One last out and in. Grace in the cloak of repetition. The ease of innocence–some even genuine. Raging talent unprotected by the cloak. What pagans are gathering in the borderlands of the next sunrises? Or are the pagans sires to the Messiah? The chosen ones; but to what journey?

History Lesson: Winter Term, February 8, 2019

Today, two hundred and twelve years ago the French were losing. They had slept in the snow on a freezing night. Irony personified, on the day before they had died in droves in the cemetery at Eylau. With failure a reality Napoleon unleashed the flamboyant Joachim Murat and his 10,000 cavalry against the Russian center.

The following day Marshal Michele Ney rode the field and noted: “Quel massacre! Et, sans resultat.”


in the darkness,
            I saw the Valkyries.
they are real.
their faces were my old lovers,
            pale and silent,
arriving on the sun bound side of darkness.
they came not for me.
they came for the Brave from the past.
To what Valhala?

Quick Thoughts On The Return

It has been over 30 years. It took a little time searching and futzing, but now it is revived. “It” being my turntable that plays vinyl albums. The recent trend to “return” to vinyl by “aficionados” who had never touched a real album before the year 2000 is not at the heart of this musing. Here, we consider the return to personal music as it came to my world in the 1960s.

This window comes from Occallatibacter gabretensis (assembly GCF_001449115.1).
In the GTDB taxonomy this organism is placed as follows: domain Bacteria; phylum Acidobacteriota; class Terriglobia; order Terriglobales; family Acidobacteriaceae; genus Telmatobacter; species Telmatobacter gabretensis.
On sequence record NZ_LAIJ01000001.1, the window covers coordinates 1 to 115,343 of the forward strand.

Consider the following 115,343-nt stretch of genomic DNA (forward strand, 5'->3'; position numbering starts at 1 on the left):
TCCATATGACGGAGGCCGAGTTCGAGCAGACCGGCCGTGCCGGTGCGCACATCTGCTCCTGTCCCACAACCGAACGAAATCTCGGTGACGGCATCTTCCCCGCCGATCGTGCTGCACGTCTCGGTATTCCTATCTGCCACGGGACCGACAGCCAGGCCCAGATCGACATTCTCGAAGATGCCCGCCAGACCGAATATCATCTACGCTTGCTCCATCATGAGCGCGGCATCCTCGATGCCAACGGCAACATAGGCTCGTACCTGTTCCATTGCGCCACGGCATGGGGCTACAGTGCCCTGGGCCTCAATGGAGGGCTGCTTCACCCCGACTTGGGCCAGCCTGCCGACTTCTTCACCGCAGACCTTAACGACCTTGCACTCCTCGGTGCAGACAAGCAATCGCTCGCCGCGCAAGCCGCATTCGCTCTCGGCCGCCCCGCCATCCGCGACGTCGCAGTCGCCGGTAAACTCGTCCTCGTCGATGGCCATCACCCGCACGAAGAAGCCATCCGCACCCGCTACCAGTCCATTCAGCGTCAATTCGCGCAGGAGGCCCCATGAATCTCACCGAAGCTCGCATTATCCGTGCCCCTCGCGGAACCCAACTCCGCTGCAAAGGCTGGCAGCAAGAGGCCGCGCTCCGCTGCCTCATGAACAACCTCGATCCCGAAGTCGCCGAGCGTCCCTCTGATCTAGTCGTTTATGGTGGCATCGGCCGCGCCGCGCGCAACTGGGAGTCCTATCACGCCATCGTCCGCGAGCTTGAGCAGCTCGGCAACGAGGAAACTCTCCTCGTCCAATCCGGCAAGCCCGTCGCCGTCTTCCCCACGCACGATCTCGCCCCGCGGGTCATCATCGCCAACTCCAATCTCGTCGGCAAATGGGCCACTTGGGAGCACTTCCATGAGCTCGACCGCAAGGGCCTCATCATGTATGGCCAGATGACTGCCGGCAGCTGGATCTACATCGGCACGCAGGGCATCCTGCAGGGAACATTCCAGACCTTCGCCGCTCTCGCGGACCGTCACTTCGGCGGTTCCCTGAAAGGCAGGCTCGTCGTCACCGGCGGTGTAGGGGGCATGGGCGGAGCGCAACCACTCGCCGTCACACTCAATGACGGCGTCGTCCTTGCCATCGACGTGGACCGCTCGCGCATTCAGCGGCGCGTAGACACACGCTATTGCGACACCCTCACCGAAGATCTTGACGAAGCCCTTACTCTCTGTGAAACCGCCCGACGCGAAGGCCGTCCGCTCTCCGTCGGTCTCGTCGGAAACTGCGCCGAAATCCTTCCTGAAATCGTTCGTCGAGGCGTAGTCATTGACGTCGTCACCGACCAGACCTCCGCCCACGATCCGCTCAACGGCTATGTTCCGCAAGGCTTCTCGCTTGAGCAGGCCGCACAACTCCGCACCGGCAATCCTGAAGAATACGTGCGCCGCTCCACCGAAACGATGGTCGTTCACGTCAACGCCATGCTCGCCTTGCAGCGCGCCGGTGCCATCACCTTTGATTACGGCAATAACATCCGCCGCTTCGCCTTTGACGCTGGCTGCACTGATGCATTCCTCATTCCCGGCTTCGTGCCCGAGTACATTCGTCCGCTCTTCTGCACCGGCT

The first album to bring me to the world of rock and roll was The Buckingham’s Portraits which landed in the album bins in 1967. I had to play it on my mom’s crummy self-contained stereo with fidelity somewhat better than the radio and an old “record player”. I went off to college sans stereo, but in tandem with the explosion of FM radio playing great music not available on day time AM radio. College revealed dorm mates who had real stereos. My friend who eventually was the presiding minister at my wedding introduced me to B.J. Thomas and Bob Dylan with the needle noting every imperfection and illuminating musical subtleties blotted out by the radio. Later another friend, who eventually became a nationally decorated poet, helped me find my way to Neil Young via the rotating table and album covers at his family’s home. (Yes, Andrew, I remember that the jeans on the back cover of After The Gold Rush look better in the picture than they do in real life.)